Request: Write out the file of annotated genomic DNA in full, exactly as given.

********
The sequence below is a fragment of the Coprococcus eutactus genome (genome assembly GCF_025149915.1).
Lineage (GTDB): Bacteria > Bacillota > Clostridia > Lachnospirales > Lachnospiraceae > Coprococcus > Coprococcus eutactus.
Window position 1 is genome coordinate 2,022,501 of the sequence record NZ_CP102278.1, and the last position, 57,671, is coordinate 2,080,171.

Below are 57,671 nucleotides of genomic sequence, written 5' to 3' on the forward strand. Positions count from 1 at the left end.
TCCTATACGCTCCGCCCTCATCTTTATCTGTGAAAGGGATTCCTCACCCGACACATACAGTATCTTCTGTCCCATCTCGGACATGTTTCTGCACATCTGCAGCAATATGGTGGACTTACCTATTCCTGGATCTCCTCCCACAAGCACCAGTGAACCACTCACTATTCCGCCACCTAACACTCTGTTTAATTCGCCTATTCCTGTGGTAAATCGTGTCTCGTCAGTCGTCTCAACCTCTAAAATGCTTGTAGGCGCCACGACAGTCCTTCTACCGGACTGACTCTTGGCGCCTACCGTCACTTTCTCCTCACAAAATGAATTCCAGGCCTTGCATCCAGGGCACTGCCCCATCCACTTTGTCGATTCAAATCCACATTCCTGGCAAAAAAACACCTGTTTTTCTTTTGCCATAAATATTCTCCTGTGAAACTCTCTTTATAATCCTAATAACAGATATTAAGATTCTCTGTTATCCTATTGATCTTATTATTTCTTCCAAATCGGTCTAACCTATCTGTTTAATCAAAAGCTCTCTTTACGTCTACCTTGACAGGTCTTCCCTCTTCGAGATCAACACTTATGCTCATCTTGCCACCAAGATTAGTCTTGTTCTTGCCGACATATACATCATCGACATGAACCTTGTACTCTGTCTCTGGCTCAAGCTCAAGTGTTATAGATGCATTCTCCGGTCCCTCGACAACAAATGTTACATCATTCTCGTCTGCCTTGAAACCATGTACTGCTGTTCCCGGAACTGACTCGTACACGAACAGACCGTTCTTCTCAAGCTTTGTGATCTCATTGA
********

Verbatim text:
The sequence below is a fragment of the Coprococcus eutactus genome (genome assembly GCF_025149915.1).
Lineage (GTDB): Bacteria > Bacillota > Clostridia > Lachnospirales > Lachnospiraceae > Coprococcus > Coprococcus eutactus.
Window position 1 is genome coordinate 2,022,501 of the sequence record NZ_CP102278.1, and the last position, 57,671, is coordinate 2,080,171.

Below are 57,671 nucleotides of genomic sequence, written 5' to 3' on the forward strand. Positions count from 1 at the left end.
TCCTATACGCTCCGCCCTCATCTTTATCTGTGAAAGGGATTCCTCACCCGACACATACAGTATCTTCTGTCCCATCTCGGACATGTTTCTGCACATCTGCAGCAATATGGTGGACTTACCTATTCCTGGATCTCCTCCCACAAGCACCAGTGAACCACTCACTATTCCGCCACCTAACACTCTGTTTAATTCGCCTATTCCTGTGGTAAATCGTGTCTCGTCAGTCGTCTCAACCTCTAAAATGCTTGTAGGCGCCACGACAGTCCTTCTACCGGACTGACTCTTGGCGCCTACCGTCACTTTCTCCTCACAAAATGAATTCCAGGCCTTGCATCCAGGGCACTGCCCCATCCACTTTGTCGATTCAAATCCACATTCCTGGCAAAAAAACACCTGTTTTTCTTTTGCCATAAATATTCTCCTGTGAAACTCTCTTTATAATCCTAATAACAGATATTAAGATTCTCTGTTATCCTATTGATCTTATTATTTCTTCCAAATCGGTCTAACCTATCTGTTTAATCAAAAGCTCTCTTTACGTCTACCTTGACAGGTCTTCCCTCTTCGAGATCAACACTTATGCTCATCTTGCCACCAAGATTAGTCTTGTTCTTGCCGACATATACATCATCGACATGAACCTTGTACTCTGTCTCTGGCTCAAGCTCAAGTGTTATAGATGCATTCTCCGGTCCCTCGACAACAAATGTTACATCATTCTCGTCTGCCTTGAAACCATGTACTGCTGTTCCCGGAACTGACTCGTACACGAACAGACCGTTCTTCTCAAGCTTTGTGATCTCATTGA